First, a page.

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STUDENT CONTRIBUTION
Year : 2017  |  Volume : 30  |  Issue : 3  |  Page : 248-253

Women deans' perceptions of the gender gap in American medical deanships


School of Education, Johns Hopkins University, Baltimore, Maryland, USA

Date of Web Publication18-Apr-2018

Correspondence Address:
Elizabeth Humberstone
Johns Hopkins University, Baltimore, Maryland
USA
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Source of Support: None, Conflict of Interest: None


DOI: 10.4103/efh.EfH_291_16

  Abstract 

Background: Women account for 16% of deans of American medical schools. To investigate this gender gap, female deans were interviewed about the barriers facing women advancing toward deanships. Methods: The author conducted semi-structured interviews with eight women deans. Interviews were analyzed using provisional coding and sub coding techniques. Results: Four main themes emerged during the interviews: (1) the role of relationships in personal and career development, (2) leadership challenges, (3) barriers between women and leadership advancement, and (4) recommendations for improvement. Recommendations included allocating resources, mentorship, career flexibility, faculty development, updating the criteria for deanships, and restructuring search committees. Discussion: The barriers identified by the deans are similar to those found in previous studies on female faculty and department chairs, suggesting limited improvement in gender equity progress.

Keywords: Academic medicine, deans, female leadership, gender gap, women deans


How to cite this article:
Humberstone E. Women deans' perceptions of the gender gap in American medical deanships. Educ Health 2017;30:248-53

How to cite this URL:
Humberstone E. Women deans' perceptions of the gender gap in American medical deanships. Educ Health [serial online] 2017 [cited 2019 Jan 19];30:248-53. Available from: http://www.educationforhealth.net/text.asp?2017/30/3/248/229508


  Background Top


As of 2014, only 21 out of 129 (16%) American medical schools had female deans. While women account for approximately half of incoming medical students in the United States, women's representation in academic medicine decreases as they progress through the faculty hierarchy– phenomena often referred to as a “leaky pipeline.”[1] Past research on women's academic medicine careers suggests that complex interactions between factors such as work-life demands, institutional cultural and policies, lack of mentorship or role models' and overt and subvert discrimination play a significant role in women's advancement in the field.[2],[3],[4],[5] Due to these impediments, fewer women are primed to assume leadership positions later in their careers. However, even when controlling for seniority, publication records and work hours, women are less likely to attain leadership roles.[2]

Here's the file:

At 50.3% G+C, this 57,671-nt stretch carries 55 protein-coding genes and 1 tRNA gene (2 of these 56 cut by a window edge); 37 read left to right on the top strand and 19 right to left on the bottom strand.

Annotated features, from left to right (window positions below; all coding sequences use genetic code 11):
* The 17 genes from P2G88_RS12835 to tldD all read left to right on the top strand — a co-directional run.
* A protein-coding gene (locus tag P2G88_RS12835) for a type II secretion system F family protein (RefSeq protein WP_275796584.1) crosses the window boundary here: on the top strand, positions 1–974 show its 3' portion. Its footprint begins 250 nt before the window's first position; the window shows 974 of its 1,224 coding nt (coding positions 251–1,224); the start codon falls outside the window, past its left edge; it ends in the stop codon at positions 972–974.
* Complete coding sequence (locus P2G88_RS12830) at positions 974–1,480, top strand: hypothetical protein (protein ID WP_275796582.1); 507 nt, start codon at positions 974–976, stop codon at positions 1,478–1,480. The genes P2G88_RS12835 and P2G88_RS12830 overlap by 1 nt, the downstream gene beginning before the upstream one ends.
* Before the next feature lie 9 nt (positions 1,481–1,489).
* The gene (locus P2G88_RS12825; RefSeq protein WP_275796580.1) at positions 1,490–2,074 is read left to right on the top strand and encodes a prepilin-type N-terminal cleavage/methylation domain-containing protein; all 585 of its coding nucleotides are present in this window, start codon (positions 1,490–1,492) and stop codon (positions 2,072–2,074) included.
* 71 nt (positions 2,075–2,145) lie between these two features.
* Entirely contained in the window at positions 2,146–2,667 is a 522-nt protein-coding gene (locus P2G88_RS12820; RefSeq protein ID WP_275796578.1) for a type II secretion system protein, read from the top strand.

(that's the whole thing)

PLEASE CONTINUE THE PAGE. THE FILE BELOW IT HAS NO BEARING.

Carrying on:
Female deans may be integral in advancing gender equality in academic medicine for several critical reasons. First, they have gained unique insight of the challenges to female career advancement in the existing systems. Second, deans develop an intimate knowledge of the organizational structure, culture, policies, and implementation practices of the medical hierarchy. Finally, this combination of knowledge, experience, and leadership provides a unique opportunity for female deans to identify critical issues that limit women's advancement in the existing system, instigate change from the top down, and ultimately determine how efforts to encourage greater equality play out at a school.